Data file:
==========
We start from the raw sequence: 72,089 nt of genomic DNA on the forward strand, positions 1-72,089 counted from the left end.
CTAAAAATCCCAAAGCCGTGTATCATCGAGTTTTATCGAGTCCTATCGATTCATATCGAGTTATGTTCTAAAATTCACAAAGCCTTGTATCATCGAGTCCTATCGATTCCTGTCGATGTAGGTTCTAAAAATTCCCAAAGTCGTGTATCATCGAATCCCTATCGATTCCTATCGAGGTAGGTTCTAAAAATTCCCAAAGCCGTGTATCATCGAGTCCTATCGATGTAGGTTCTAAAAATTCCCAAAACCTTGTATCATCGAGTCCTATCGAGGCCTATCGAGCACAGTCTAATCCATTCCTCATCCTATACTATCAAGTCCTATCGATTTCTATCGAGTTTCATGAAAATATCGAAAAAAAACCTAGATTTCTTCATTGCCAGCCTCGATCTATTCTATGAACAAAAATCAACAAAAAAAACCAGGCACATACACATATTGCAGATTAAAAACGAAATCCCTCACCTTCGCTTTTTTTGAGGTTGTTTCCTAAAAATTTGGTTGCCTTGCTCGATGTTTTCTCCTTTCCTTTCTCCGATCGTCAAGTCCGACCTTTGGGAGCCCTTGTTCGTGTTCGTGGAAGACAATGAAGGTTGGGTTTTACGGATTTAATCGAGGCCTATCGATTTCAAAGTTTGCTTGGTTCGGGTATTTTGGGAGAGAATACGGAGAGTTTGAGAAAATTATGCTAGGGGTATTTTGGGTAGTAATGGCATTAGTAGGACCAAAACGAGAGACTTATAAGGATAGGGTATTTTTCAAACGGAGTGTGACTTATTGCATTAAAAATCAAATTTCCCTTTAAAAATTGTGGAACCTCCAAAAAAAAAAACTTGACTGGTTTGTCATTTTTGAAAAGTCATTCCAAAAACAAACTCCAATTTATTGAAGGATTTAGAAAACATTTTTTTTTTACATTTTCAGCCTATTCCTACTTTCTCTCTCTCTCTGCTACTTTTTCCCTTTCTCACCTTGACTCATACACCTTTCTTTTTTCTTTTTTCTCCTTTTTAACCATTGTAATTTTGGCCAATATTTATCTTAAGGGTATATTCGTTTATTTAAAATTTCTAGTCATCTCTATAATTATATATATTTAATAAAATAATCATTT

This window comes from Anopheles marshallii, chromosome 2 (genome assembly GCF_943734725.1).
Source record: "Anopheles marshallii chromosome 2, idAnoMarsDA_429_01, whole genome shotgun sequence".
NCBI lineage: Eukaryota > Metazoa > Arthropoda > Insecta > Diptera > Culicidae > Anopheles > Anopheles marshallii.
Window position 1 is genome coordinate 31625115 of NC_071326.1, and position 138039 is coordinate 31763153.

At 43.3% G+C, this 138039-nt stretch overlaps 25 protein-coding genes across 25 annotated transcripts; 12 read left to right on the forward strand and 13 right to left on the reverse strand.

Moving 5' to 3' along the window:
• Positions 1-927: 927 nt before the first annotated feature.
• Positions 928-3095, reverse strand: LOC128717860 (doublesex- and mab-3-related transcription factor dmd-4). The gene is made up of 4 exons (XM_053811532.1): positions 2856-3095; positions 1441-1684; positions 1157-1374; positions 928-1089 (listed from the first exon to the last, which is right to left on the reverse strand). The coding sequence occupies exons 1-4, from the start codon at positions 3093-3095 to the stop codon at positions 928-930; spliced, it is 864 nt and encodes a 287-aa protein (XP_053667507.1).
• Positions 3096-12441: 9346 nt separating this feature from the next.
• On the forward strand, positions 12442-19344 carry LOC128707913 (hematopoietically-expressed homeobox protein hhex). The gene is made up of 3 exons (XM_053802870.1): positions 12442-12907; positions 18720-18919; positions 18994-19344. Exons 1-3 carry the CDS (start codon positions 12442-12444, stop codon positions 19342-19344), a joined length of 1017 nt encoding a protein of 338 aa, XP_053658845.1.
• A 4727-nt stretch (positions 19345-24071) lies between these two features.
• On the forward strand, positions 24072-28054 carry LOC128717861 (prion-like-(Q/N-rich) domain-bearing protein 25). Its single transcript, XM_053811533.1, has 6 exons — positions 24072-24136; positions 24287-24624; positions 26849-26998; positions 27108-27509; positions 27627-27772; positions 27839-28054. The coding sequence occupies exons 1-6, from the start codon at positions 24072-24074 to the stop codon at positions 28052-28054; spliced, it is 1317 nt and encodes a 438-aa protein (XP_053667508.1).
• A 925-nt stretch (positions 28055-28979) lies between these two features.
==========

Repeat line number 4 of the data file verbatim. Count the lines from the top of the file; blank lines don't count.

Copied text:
Source record: "Anopheles marshallii chromosome 2, idAnoMarsDA_429_01, whole genome shotgun sequence".